Watford is gearing up to celebrate the 10-year anniversary of when it first became a Fairtrade town.
The Fairtrade Foundation granted our town the title on 5 March 2007 after a three-year campaign, where a number of targets had to be fulfilled. These included the sale of Fairtrade products in at least 16 shops and eight cafes in Watford and stocking of Fairtrade products, where appropriate, at Watford Borough Council meetings. Watford was the 250th Fairtrade town in the UK, but now there are more than 600.
Fairtrade products help crop producers in Africa, Asia and the Pacific. Brian Mee, honorary chair of the Watford Fairtrade Town Steering Group, said: "There's no middle man ripping off the farmers. They can plan their businesses and it makes them sustainable and enables them to put food on the table for their families and send their kids to school. They have access to healthcare clinics, many of which have been built through the Fairtrade premium – which has also been used to open up fresh water supplies. There are now well over eight million people benefiting from the Fairtrade system."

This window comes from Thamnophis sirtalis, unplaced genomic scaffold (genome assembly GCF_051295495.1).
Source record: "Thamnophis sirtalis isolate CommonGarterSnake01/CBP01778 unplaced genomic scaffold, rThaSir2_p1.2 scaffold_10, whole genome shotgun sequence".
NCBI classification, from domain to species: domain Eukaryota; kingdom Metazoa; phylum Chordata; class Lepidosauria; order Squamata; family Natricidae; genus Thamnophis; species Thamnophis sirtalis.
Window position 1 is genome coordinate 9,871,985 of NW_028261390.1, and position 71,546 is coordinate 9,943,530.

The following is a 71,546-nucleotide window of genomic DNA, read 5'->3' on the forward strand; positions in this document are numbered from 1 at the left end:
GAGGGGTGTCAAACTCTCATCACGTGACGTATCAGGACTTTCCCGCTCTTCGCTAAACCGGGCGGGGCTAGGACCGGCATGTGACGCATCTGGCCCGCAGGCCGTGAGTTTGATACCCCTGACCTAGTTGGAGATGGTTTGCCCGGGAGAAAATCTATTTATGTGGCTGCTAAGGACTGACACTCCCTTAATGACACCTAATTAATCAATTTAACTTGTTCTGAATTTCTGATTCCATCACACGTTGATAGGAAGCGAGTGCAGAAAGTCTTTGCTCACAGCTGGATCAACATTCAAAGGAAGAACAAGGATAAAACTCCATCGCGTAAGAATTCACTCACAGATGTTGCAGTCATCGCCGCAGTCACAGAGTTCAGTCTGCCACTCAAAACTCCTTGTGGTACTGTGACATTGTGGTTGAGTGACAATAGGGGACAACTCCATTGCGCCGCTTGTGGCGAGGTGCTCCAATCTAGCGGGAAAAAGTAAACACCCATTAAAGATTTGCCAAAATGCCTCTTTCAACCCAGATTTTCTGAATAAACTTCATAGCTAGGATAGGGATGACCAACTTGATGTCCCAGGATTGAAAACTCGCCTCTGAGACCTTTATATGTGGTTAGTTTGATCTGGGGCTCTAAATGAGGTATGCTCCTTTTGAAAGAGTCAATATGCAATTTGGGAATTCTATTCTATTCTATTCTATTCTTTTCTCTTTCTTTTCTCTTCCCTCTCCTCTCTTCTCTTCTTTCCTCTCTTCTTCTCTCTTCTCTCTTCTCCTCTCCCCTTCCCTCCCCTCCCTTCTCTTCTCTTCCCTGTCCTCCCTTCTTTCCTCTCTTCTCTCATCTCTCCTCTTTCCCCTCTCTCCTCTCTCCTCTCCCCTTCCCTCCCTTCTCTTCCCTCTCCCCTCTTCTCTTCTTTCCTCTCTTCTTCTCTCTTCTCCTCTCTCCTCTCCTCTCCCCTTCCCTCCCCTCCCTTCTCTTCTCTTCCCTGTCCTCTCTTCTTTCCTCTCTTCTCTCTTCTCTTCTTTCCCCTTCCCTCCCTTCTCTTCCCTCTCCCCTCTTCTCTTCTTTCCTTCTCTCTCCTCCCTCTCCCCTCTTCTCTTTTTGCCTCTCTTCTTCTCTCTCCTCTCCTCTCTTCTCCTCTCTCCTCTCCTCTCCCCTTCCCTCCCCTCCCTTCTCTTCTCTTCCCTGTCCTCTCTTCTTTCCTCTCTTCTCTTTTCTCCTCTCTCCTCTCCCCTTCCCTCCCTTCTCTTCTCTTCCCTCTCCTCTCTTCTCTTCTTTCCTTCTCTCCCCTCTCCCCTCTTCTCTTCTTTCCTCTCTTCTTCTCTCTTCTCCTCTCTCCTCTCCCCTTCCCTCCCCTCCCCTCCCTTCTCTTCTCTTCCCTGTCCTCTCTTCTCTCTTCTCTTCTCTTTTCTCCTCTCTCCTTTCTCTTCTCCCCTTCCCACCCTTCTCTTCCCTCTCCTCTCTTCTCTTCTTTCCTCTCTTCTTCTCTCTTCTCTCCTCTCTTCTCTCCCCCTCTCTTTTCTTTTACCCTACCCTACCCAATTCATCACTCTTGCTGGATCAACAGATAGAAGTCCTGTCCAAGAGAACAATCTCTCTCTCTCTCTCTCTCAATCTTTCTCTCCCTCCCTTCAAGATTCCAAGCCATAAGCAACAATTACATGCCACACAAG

This year, the annual Fairtrade Fortnight will run from Monday 27 February to Sunday 12 March. In Watford there will be a quiz night to raise funds for Fairtrade at St Luke's Church in Langley Way from 7.30pm on Saturday 11 March. Entry is £5 (£3.50 for students) for teams of six. There will be a Fairtrade lunch at West Herts College Restaurant on Wednesday 8 March, promoting Fairtrade and using Fairtrade products.
You can read more about Fairtrade online, or to get involved with the Fairtrade movement in Watford, contact Brian Mee on 07788 676311.